1. In a fairly late text (Tentamen Anagogicum, 1696), Leibniz declares that there are two “kingdoms” in nature that “interpenetrate without confusing or interfering with each other”: power and wisdom. The former denotes the “interior” relations of forces and efficient causes (i.e., physics) while the latter denotes the architectonic domain of final causes (the totality of formal determinations), i.e., metaphysics. The doctrine of pre-established harmony has the consequence that the reality of possibility is simply thought itself (Mercer reminds us that the doctrine of pre-established harmony is an extension of the sympathetic participation of each individual with the divine essence). Only a small but important difference separate Leibniz and Berkeley here: for Leibniz, ideas are not real beings but collapsing the distinction between ideas and spirits simply radicalizes Leibniz’s immanentism: individuals do not “have” or “contain” ideas but simply are ideas. An intentional idea is at the same time a reflexive idea just as the productive understanding of God is self-understanding.
But because Leibniz refuses the absolute immanence to which his doctrine is compelled, he must explain the difference between the confused and highly mediated understanding of the individual from that of God. And it is here that he introduces the notion of a “point of view”: the monad simply is a point of view. But instead of the optics so important for Descartes and Berkeley, Leibniz gives us topology (analysis situs). Berkeley’s optics raises space to the status of a third thing between perceiver/d; Leibniz’s conception of geometry provides us with the formal analysis of form as an account of perception in the monads (qua phenomenal) that, at the same time, explains their irreducible multiplicity (qua ontological): “the theory of similarities or of forms lies beyond mathematics and must be sought in metaphysics” (“On Analysis Situs”).
Yet perhaps the place Leibniz reserved for transcendence is merely a sign whose mode of signification is exactly how he would describe its referent: i.e., whose center is everywhere and circumference nowhere. In a letter to Mason, Leibniz affirms the principle that “a living being cannot die unless the whole universe dies (or perishes) as well”. But the theodical doctrine should not be read merely as a moral principle: this world—as the “optimal” possible world—is thus necessary. Yet it is Leibniz and not Spinoza who is ridiculed for his commitment to the necessity of the world when both men are committed to the doctrine of universal determinism as the ultimate the condition of possibility for the intelligibility of the world. If there is transcendence in Leibniz, it must consist in the possibility of rigorously differentiating the monad he calls God from any other monad.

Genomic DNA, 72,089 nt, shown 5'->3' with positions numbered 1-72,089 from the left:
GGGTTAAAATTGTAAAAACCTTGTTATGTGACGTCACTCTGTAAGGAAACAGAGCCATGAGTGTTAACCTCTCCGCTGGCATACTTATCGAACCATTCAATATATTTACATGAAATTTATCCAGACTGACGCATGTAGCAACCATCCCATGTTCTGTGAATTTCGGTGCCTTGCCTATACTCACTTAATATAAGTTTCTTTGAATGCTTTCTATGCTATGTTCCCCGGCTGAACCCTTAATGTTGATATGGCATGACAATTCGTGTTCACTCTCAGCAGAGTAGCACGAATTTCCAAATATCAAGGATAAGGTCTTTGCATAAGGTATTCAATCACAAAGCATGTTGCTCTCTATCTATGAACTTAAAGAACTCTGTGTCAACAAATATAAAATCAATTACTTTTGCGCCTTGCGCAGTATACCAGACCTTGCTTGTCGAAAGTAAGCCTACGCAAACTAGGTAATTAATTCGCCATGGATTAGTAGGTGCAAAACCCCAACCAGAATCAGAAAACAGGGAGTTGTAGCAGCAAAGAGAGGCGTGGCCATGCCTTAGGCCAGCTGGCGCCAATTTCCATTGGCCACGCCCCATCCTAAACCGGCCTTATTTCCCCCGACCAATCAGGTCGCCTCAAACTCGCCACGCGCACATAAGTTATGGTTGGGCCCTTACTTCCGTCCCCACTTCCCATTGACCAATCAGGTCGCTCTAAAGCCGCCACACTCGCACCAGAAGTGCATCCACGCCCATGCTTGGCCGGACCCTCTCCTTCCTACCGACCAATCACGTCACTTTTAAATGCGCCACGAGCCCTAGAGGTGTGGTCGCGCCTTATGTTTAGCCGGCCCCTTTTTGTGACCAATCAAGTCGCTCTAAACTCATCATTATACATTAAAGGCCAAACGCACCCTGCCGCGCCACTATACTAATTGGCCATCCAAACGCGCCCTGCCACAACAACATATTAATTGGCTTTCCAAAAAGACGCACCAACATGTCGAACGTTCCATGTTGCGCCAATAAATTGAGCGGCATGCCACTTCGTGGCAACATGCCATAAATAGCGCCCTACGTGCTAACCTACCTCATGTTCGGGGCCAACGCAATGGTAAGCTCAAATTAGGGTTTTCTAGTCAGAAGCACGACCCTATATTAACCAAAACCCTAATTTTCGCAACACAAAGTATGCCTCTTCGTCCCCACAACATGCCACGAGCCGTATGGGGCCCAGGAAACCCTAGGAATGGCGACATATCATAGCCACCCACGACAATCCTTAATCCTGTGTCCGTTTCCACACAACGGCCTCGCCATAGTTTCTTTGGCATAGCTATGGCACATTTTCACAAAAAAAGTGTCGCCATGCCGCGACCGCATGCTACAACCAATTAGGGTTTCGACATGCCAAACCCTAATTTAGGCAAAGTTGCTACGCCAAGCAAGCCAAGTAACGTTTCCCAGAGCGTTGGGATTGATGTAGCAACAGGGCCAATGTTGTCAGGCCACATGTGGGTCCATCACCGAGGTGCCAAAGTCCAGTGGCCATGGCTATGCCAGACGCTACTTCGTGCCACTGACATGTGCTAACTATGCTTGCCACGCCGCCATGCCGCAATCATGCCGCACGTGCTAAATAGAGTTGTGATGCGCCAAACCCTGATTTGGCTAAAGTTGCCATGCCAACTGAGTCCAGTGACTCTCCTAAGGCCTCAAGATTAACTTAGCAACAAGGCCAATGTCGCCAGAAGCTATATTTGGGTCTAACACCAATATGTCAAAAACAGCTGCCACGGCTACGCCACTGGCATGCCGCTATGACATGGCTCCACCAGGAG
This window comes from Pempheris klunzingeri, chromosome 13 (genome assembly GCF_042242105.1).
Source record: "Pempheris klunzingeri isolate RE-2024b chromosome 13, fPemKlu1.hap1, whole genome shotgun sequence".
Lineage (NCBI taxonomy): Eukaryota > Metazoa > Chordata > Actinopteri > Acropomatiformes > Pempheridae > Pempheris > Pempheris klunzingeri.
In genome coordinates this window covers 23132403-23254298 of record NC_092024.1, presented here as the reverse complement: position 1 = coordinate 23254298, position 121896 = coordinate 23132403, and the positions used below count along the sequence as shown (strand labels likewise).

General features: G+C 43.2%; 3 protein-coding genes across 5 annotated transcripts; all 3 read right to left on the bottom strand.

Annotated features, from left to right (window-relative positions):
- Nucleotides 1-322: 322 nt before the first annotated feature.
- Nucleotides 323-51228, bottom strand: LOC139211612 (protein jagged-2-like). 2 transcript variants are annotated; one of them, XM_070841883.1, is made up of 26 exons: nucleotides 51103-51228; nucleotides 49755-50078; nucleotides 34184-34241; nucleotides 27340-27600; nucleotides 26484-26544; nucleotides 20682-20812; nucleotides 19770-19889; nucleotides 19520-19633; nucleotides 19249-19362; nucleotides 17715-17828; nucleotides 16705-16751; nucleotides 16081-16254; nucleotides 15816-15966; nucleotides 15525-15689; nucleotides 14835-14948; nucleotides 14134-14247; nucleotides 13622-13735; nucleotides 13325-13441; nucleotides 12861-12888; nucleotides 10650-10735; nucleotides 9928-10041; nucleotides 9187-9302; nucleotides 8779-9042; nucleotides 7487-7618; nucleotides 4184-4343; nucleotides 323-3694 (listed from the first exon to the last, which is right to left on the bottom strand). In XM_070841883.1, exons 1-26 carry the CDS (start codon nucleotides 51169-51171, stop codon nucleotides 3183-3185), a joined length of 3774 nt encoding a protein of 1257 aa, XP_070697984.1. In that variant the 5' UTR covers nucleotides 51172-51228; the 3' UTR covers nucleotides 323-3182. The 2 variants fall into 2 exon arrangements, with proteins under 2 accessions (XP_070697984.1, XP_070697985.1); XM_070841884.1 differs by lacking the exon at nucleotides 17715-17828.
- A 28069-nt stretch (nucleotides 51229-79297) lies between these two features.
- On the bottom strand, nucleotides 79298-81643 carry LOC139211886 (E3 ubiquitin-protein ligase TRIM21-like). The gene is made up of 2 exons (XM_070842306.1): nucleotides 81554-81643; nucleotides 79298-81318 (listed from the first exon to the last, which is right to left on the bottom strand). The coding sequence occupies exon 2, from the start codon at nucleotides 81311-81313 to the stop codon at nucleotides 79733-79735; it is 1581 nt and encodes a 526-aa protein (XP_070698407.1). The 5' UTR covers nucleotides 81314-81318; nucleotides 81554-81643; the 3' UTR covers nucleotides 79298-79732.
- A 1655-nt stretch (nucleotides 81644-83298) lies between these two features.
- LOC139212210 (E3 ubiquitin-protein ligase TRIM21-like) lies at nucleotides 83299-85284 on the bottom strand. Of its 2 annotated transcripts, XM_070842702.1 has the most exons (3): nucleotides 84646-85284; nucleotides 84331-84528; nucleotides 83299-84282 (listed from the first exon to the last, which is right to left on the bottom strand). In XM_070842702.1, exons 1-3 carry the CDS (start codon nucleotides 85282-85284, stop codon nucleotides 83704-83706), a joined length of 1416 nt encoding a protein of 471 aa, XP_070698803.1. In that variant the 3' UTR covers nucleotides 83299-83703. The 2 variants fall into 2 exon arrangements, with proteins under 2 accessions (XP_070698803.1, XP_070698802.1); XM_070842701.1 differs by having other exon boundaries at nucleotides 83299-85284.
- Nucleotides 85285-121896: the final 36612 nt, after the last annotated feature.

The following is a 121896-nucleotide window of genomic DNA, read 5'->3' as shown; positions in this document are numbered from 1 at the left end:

2. The idealist tradition after Kant recognized that his decisive maneuver in the critical turn was to provide an account of transcendence only on the basis and possibility of immanence, i.e., that the restrictions on the use of concepts are legislated by reason itself: the immanence of thought and the transcendence of world (which goes under the quasi-religious name of finitude). Every idealist—and, for that matter, materialist—after Kant has repeated and re-affirmed this observation: that transcendence (to be beyond being, for example) must be immanent to itself and that immanence, being “in-itself”, must transcend itself (else it is not “in-itself”). To escape this dialectical solution, Deleuze proposes to conceive of immanence not as being-in-itself but as difference. Yet at the same time he declares the univocity of being as a redress to the Kantian legacy: philosophy concerns not the thought of difference (Hegel, Heidegger), which in any case must lead to idealism. Philosophy itself is nothing other than the expression of difference; the “method” of philosophy is deterritorialization or virtualization. This is why the plane of immanence is “the image of thought, the image thought gives itself of what it means to think” (and why the domain of the concept is the virtual while, importantly, the “discursive power of the function” pertains to the actual). The plane of immanence—as the critical point between the virtual and the actual—names the volatile unity of thought and being. Philosophy—this movement toward the virtual—would not be possible if the virtual were merely thought as “potential” or, similarly, if becoming were thought as the movement from the virtual (to the actual). The attempt to identify being and the event destroys philosophy. The plane of immanence names the condition of possibility for philosophy by the non-reversability of the lines from the virtual to the actual and in the other direction—because we must pass through the event. This and nothing more is meant by “materialism”: the plane of immanence not as a substratum but as the duality of thought and nature, neither in-itself (being) nor for-itself (act, entelechy), but affection or life.